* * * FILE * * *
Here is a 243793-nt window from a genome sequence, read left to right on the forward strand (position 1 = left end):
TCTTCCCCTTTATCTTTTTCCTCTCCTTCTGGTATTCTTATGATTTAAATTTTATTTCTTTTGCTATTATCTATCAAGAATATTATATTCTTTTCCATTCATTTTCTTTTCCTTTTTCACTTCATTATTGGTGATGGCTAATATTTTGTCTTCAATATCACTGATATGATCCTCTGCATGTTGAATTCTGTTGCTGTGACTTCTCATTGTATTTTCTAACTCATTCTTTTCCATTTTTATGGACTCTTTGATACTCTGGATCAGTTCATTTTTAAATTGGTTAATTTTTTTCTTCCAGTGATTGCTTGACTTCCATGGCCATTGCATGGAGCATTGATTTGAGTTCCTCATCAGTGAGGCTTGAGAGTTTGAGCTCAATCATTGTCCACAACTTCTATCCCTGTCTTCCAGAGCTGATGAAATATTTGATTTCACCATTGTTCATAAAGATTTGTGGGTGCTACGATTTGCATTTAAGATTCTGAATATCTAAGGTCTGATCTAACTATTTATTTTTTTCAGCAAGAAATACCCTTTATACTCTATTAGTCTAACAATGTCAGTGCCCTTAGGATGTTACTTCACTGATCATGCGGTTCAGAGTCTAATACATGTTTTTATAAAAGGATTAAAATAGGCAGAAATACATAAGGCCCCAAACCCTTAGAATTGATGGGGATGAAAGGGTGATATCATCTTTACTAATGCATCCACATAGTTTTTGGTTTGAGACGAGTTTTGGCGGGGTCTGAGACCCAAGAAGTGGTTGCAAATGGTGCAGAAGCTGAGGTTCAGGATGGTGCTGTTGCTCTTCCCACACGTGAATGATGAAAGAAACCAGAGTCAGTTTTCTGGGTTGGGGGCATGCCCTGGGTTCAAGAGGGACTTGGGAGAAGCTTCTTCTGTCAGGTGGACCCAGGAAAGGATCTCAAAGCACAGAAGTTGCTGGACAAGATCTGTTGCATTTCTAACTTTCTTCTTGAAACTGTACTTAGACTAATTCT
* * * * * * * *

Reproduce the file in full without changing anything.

Here is a 243793-nt window from a genome sequence, read left to right on the forward strand (position 1 = left end):
TCTTCCCCTTTATCTTTTTCCTCTCCTTCTGGTATTCTTATGATTTAAATTTTATTTCTTTTGCTATTATCTATCAAGAATATTATATTCTTTTCCATTCATTTTCTTTTCCTTTTTCACTTCATTATTGGTGATGGCTAATATTTTGTCTTCAATATCACTGATATGATCCTCTGCATGTTGAATTCTGTTGCTGTGACTTCTCATTGTATTTTCTAACTCATTCTTTTCCATTTTTATGGACTCTTTGATACTCTGGATCAGTTCATTTTTAAATTGGTTAATTTTTTTCTTCCAGTGATTGCTTGACTTCCATGGCCATTGCATGGAGCATTGATTTGAGTTCCTCATCAGTGAGGCTTGAGAGTTTGAGCTCAATCATTGTCCACAACTTCTATCCCTGTCTTCCAGAGCTGATGAAATATTTGATTTCACCATTGTTCATAAAGATTTGTGGGTGCTACGATTTGCATTTAAGATTCTGAATATCTAAGGTCTGATCTAACTATTTATTTTTTTCAGCAAGAAATACCCTTTATACTCTATTAGTCTAACAATGTCAGTGCCCTTAGGATGTTACTTCACTGATCATGCGGTTCAGAGTCTAATACATGTTTTTATAAAAGGATTAAAATAGGCAGAAATACATAAGGCCCCAAACCCTTAGAATTGATGGGGATGAAAGGGTGATATCATCTTTACTAATGCATCCACATAGTTTTTGGTTTGAGACGAGTTTTGGCGGGGTCTGAGACCCAAGAAGTGGTTGCAAATGGTGCAGAAGCTGAGGTTCAGGATGGTGCTGTTGCTCTTCCCACACGTGAATGATGAAAGAAACCAGAGTCAGTTTTCTGGGTTGGGGGCATGCCCTGGGTTCAAGAGGGACTTGGGAGAAGCTTCTTCTGTCAGGTGGACCCAGGAAAGGATCTCAAAGCACAGAAGTTGCTGGACAAGATCTGTTGCATTTCTAACTTTCTTCTTGAAACTGTACTTAGACTAATTCT